3) I understand print publishing thinking that adding multimedia (audio, video, and interactivity) to an ePub or Kindle book will command a higher price. But what this does is split the market between eInk and LCD screens. It also insults and alienates eInk buyers who have created the eBook market with early adoption and purchases that are really akin to investments. It’s also questionable that such xBooks — as they are currently being produced — have any future. I note that Amazon doesn’t state its xBooks can be used on any Android device with its Kindle reading software. Will that ever happen? And if it doesn’t, what does that do to the potential earnings of these expensive xBooks if they can’t reach the entire market?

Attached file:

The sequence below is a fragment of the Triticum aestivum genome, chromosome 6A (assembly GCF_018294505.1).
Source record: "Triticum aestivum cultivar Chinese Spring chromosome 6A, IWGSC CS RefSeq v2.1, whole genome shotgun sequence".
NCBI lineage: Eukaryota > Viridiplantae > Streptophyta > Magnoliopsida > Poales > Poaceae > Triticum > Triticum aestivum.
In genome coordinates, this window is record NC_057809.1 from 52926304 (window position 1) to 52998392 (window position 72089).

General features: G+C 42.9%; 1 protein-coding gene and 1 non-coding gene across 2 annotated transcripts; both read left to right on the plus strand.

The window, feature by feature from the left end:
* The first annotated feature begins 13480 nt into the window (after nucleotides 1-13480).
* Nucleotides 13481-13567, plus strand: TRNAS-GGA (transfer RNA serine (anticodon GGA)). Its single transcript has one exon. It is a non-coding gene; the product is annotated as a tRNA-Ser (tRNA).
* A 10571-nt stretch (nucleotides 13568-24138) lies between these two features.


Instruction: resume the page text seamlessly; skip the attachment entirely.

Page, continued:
4) Jeff Bezos made a compelling argument for dedicated (read: eInk) devices on the Charlie Rose Show:

They want a purpose-built device where no tradeoffs have been made, where every single design decision as you’re walking down the process has been made to optimize for reading.

The number one thing that people are doing on their iPad right now if you look at the rankings is playing a game called “Angry Birds” where you throw birds at pigs and the pigs blow up. The number one thing that people are doing on their Kindle right now is reading Stieg Larsson.

Boldfaced emphasis added by me.

And:

I think we live in a multi-device world. You’re going to have a tablet computer like an iPad or one of its competitors. You’re going to have a smart phone, you’re going to have a laptop. The tablet computer isn’t going to replace the laptop because there are times when you want to write a long memo or a long email message or an article … And likewise, if you want to sit down and read a 300-page book the Kindle is the perfect device to sit back and read a 300-page book.